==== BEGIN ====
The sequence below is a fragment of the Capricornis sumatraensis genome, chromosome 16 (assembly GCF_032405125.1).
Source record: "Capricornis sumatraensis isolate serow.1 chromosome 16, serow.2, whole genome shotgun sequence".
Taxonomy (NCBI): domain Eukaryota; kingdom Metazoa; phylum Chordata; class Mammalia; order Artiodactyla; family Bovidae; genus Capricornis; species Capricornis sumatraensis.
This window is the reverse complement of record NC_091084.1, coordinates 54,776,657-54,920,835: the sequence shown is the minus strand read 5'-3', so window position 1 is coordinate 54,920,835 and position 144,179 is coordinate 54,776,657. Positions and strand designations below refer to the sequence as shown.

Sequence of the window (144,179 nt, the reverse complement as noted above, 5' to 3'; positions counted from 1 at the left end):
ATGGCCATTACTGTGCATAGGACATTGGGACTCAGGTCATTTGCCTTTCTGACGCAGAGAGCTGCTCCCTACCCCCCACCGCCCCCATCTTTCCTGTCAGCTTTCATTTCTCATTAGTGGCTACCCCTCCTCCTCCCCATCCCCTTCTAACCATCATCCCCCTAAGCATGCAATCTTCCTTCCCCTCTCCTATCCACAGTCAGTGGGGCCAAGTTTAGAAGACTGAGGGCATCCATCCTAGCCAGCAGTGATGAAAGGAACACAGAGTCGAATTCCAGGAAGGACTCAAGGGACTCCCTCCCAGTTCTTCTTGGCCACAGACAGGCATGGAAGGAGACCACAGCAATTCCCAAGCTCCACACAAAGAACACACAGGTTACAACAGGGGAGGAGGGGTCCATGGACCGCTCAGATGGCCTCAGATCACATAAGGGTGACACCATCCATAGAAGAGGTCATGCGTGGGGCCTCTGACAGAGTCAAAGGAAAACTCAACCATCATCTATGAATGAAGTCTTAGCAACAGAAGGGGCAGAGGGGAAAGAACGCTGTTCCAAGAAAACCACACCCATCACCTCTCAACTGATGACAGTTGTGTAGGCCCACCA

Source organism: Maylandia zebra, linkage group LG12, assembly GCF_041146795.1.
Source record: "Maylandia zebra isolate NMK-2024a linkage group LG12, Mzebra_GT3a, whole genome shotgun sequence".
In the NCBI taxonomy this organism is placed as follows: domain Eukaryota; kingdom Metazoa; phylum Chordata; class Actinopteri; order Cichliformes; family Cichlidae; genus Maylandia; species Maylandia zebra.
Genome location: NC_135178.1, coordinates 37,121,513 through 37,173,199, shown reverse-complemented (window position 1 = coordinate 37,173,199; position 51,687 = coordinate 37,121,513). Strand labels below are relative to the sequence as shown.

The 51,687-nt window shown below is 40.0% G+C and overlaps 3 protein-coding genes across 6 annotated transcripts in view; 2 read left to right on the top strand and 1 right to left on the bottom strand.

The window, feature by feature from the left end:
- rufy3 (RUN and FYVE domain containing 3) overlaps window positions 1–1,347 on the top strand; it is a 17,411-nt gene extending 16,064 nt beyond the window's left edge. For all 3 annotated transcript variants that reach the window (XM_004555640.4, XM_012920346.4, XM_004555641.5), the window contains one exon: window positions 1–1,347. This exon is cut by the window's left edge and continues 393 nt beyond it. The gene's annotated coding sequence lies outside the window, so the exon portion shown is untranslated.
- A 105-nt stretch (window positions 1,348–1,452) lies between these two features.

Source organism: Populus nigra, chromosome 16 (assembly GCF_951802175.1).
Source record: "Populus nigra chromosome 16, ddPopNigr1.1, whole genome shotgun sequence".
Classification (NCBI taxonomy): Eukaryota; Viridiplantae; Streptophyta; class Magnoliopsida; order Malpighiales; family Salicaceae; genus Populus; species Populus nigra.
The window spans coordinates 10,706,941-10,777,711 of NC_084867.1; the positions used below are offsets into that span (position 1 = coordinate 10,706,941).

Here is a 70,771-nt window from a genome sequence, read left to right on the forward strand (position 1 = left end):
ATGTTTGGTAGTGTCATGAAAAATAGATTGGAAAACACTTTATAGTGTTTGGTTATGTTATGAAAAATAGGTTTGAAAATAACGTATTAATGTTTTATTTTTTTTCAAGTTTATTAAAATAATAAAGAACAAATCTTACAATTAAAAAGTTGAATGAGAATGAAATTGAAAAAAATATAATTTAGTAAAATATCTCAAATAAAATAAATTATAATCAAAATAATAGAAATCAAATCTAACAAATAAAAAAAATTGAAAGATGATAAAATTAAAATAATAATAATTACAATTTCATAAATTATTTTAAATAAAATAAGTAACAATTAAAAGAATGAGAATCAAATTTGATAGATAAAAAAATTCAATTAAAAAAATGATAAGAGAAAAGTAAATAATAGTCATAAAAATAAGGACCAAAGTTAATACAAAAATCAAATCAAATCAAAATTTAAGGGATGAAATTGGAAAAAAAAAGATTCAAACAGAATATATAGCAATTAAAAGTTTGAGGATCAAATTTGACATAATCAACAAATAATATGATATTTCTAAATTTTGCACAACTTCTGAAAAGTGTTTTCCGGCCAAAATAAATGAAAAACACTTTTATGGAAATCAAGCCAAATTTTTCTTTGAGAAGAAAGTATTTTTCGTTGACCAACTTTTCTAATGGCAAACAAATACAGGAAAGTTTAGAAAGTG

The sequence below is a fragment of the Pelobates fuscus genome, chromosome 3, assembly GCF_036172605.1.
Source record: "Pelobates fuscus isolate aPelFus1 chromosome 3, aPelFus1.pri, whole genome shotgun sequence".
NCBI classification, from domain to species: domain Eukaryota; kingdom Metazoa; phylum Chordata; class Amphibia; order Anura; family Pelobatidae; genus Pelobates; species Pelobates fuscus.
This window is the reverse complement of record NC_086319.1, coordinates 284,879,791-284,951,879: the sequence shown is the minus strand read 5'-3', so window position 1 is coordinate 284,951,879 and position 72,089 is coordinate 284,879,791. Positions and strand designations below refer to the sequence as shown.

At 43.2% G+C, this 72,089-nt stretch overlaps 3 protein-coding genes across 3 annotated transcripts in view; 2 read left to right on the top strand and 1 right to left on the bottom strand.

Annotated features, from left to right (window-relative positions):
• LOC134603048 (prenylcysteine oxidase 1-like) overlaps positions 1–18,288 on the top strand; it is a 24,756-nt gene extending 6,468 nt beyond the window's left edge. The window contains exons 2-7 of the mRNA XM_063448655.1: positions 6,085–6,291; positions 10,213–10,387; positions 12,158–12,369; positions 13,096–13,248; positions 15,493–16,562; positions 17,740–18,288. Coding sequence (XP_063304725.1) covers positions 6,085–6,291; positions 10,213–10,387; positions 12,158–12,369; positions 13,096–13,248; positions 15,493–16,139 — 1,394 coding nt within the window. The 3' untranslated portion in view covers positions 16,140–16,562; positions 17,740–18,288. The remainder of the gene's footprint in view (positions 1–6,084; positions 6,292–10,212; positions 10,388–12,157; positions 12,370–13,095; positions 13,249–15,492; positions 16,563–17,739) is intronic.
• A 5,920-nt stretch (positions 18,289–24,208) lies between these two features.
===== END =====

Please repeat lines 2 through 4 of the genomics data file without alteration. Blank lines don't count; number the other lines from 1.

Source record: "Capricornis sumatraensis isolate serow.1 chromosome 16, serow.2, whole genome shotgun sequence".
Taxonomy (NCBI): domain Eukaryota; kingdom Metazoa; phylum Chordata; class Mammalia; order Artiodactyla; family Bovidae; genus Capricornis; species Capricornis sumatraensis.
This window is the reverse complement of record NC_091084.1, coordinates 54,776,657-54,920,835: the sequence shown is the minus strand read 5'-3', so window position 1 is coordinate 54,920,835 and position 144,179 is coordinate 54,776,657. Positions and strand designations below refer to the sequence as shown.